Brightmail Tries to ID Spam Sources
With the deluge of unwanted e-mails that flow into corporations showing no signs of easing, antispam software maker Brightmail is offering a new service designed to identify IP addresses that send mostly junk mail.
Called the Brightmail Reputation Service, this new feature monitors hundreds of thousands of e-mail sources to determine how much mail sent from these addresses is legitimate and how much is spam, says Ken Schneider, chief technology officer of Brightmail. The company gathers information from user reports and from its Probe Network--a collection of decoy e-mail in-boxes designed to catch spam--to determine whether a given IP address sends valid or junk messages. There are about 300 million end users of Brightmail's software, the company says.
"Enterprises hate seeing the same IP addresses banging them all day long. . . . Now they can terminate the conversation a lot earlier," Schneider says.
Change of Preferences
The service creates a profile of each e-mail source from which administrators can decide whether to block mail from these sources or allow it into the company. Brightmail also will make available a "safe list" of e-mail addresses that have never sent spam to users of the Reputation Service free of charge, Schneider says.
"If an [IP address] produces 99 to 100 percent spam day after day . . . our enterprise product uses that as strong evidence" for blocking that address, Schneider says. "On the opposite end, we also track IP addresses that produce nothing but legitimate mail for the last six months. Users might want to route those [messages] around the filters and not pay the processing hit."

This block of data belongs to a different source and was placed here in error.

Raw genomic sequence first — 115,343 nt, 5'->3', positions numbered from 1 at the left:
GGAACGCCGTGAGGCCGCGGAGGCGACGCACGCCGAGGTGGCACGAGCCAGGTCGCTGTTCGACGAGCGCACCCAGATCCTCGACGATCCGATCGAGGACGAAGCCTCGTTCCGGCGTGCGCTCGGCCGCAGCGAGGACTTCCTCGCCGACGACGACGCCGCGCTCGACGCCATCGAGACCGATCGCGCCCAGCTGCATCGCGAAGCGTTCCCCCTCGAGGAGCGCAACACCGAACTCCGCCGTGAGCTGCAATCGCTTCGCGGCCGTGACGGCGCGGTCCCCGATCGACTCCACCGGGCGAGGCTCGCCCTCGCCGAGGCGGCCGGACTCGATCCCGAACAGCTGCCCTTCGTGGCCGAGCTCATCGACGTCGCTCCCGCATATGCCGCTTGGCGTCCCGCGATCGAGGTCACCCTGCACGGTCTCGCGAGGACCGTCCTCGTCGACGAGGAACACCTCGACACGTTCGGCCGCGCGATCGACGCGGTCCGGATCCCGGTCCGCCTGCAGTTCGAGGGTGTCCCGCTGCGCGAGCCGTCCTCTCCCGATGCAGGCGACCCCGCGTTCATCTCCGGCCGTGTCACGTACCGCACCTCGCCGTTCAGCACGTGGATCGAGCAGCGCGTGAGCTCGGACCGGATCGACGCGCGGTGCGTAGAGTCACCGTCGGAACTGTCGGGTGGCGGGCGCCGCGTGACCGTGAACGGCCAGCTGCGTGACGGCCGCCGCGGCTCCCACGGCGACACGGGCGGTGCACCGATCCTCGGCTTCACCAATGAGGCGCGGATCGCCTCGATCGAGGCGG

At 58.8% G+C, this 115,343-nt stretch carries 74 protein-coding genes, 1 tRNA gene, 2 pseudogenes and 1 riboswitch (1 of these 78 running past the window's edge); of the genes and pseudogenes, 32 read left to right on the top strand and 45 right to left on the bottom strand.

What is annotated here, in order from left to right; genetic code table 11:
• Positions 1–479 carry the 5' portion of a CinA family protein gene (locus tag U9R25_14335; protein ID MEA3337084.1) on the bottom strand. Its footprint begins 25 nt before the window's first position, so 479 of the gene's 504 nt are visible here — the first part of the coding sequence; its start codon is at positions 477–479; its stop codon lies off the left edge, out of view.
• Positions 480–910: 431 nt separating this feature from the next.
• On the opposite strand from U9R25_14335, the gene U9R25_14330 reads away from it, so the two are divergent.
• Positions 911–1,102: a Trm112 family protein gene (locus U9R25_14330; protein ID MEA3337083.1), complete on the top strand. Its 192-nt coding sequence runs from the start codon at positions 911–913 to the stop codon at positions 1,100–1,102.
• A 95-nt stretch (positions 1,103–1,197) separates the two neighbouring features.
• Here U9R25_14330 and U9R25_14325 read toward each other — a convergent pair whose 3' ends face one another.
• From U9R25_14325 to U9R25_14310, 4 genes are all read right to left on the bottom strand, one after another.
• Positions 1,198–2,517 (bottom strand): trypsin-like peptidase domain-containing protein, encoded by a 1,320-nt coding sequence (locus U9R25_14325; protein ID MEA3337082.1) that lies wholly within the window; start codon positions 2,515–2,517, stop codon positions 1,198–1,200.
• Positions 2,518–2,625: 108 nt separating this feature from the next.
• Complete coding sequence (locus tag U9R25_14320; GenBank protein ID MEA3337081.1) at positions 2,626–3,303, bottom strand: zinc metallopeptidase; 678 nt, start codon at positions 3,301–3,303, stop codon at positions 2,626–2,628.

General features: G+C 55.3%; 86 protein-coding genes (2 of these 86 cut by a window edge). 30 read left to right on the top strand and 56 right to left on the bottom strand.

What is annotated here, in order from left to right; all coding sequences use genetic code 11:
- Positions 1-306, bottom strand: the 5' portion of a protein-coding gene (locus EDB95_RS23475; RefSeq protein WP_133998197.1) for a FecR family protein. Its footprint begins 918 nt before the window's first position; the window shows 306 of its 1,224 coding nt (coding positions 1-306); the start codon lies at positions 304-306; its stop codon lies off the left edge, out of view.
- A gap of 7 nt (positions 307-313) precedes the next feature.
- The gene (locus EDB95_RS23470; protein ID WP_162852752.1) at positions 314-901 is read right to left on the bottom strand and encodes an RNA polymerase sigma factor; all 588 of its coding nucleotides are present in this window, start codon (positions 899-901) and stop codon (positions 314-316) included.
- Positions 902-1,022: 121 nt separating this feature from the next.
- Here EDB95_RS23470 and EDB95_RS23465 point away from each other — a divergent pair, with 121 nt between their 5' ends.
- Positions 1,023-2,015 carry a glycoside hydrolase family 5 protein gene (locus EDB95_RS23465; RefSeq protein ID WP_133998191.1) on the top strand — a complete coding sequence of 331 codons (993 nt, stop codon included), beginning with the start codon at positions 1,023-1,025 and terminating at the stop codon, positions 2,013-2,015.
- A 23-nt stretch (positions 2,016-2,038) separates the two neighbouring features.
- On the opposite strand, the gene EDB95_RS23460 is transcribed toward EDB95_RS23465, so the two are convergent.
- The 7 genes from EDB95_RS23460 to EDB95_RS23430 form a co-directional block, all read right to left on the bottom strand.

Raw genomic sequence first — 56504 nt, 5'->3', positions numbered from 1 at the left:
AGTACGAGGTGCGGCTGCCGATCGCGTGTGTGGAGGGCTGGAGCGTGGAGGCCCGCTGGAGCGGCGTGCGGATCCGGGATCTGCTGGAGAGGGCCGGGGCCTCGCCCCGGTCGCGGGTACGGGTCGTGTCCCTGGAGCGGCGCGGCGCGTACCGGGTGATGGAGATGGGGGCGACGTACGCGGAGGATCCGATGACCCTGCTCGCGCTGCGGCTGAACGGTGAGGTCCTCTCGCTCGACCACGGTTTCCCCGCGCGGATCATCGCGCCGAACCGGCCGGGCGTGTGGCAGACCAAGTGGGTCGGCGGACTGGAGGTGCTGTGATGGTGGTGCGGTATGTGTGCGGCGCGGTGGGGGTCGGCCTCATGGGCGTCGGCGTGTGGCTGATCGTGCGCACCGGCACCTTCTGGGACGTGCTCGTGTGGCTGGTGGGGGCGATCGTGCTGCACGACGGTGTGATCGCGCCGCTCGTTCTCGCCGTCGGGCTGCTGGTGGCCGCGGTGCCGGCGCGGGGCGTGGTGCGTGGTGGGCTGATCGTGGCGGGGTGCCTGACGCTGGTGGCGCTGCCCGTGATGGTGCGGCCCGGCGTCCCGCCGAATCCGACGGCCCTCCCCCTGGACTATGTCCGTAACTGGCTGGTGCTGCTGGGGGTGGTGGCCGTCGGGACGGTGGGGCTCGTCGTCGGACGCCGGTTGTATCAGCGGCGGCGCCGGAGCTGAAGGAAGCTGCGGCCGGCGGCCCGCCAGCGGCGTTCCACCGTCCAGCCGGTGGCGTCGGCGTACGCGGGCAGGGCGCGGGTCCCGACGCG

With its new service, Brightmail is attempting to strike a balance between blocking IP addresses that send spam and ensuring that legitimate mail gets through to its destination. To avoid "over-blocking," the Reputation Service continuously monitors e-mail sources and will update the profile of a given IP address if its status appears to change, the company says. For example, if an address considered to be a spam source doesn't send unwanted messages for a given time period, Brightmail will update that source's profile, Schneider says. The service will update the status of IP addresses on an hourly basis.
Brightmail says that one form of spam fighting--such as its Reputation Service--isn't enough; companies trying to bring the amount of spam in their in-boxes down to a miniscule level must use many filters.
The company's spam-filtering effectiveness recently won an "excellent" rating from The Yankee Group in its December report on anti-spam vendors. But the research company gave Brightmail's enterprise software a "fair" for flexibility and labeled its e-mail server security features as "limited."
Brightmail's enterprise software, which began as a product for ISPs, competes with packages from companies such as Cloudmark, MailFrontier, and Proofpoint, and with services from FrontBridge Technologies and Postini.
The Brightmail Reputation Service, slated for release at the end of the month, is free to Brightmail Enterprise customers. Customers can download the set of rules associated with the service.
In a separate announcement, Brightmail announced it has struck a deal with Voltage Security to provide its antispam software with Voltage's SecureMail software. Brightmail's software is available now with Voltage's e-mail software.